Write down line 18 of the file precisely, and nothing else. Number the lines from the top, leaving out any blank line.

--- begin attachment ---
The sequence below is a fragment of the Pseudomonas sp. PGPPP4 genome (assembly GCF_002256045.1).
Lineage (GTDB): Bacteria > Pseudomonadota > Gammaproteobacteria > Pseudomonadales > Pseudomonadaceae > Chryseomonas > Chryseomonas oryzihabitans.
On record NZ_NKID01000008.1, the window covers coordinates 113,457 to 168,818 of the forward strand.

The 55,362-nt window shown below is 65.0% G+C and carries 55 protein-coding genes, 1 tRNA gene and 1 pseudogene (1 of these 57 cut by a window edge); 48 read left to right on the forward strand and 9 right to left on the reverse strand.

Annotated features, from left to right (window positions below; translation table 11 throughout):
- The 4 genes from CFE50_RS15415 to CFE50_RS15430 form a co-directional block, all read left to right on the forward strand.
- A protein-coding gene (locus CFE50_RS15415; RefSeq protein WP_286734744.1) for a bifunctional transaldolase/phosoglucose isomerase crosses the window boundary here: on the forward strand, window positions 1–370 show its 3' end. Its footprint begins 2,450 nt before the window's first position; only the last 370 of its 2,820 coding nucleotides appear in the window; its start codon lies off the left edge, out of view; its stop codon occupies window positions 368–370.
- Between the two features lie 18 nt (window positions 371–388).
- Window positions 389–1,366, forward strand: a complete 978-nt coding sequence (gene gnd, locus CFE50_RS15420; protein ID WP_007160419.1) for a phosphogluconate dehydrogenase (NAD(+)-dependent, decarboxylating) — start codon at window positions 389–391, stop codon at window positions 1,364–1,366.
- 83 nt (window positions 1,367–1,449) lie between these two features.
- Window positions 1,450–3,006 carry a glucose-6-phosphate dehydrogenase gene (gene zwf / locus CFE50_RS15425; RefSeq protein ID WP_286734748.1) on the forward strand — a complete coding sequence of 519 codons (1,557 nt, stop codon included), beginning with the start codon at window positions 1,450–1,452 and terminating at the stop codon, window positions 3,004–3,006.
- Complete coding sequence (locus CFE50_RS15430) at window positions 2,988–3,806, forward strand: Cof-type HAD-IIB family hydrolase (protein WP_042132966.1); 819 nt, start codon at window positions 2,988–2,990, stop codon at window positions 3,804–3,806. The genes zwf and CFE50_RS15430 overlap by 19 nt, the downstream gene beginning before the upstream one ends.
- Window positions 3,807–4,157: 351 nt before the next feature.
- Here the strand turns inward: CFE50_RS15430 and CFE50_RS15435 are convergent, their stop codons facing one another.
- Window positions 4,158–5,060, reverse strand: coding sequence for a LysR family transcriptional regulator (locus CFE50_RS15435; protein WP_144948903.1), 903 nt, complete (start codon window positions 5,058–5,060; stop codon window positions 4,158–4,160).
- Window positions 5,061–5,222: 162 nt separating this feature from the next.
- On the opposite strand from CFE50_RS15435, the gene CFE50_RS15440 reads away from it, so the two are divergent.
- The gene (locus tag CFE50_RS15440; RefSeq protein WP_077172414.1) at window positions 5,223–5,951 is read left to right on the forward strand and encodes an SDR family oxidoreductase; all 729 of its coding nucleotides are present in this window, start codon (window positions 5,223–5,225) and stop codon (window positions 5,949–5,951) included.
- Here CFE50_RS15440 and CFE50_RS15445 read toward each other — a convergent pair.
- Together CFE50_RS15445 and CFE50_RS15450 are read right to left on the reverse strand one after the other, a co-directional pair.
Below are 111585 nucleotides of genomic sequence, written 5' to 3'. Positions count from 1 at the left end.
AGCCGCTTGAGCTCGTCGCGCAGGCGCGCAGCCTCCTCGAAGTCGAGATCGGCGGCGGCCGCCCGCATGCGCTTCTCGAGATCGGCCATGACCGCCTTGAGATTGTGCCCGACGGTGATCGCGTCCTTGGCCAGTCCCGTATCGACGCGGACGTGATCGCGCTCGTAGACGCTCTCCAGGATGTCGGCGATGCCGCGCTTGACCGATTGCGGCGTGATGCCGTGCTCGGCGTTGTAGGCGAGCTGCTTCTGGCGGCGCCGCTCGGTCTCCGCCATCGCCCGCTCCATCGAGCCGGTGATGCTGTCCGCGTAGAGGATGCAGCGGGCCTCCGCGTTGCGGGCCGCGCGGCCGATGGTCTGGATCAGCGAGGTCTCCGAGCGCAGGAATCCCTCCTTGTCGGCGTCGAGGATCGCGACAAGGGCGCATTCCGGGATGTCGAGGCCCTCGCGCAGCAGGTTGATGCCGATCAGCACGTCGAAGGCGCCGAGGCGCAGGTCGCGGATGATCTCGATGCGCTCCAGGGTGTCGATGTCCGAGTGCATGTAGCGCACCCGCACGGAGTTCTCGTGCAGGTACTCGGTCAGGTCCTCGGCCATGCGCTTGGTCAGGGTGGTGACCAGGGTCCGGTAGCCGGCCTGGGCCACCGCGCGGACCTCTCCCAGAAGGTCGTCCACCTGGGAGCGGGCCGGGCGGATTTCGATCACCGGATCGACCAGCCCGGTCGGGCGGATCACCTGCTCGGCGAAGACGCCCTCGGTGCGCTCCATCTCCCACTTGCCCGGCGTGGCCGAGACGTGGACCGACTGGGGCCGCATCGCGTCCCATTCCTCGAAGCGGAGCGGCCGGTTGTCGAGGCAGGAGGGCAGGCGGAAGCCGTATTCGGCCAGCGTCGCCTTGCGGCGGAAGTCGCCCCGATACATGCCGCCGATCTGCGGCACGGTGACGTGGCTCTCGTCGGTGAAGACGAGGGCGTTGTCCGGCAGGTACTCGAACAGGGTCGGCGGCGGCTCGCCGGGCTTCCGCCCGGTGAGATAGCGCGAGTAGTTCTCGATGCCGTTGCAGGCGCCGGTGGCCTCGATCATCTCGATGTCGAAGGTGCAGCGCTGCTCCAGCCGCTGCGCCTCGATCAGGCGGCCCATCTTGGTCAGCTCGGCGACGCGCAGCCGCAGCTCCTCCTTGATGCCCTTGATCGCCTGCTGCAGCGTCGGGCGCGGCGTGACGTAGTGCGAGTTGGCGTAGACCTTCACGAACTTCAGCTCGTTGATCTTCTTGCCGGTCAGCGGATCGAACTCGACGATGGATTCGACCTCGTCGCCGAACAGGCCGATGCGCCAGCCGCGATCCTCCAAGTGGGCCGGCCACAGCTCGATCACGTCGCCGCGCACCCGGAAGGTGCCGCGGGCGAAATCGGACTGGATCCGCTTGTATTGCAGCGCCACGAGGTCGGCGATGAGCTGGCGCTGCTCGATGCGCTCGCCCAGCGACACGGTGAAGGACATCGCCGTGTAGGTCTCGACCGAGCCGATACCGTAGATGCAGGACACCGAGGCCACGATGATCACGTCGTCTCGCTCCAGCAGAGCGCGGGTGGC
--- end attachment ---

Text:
- The gene (locus tag CFE50_RS15440; RefSeq protein WP_077172414.1) at window positions 5,223–5,951 is read left to right on the forward strand and encodes an SDR family oxidoreductase; all 729 of its coding nucleotides are present in this window, start codon (window positions 5,223–5,225) and stop codon (window positions 5,949–5,951) included.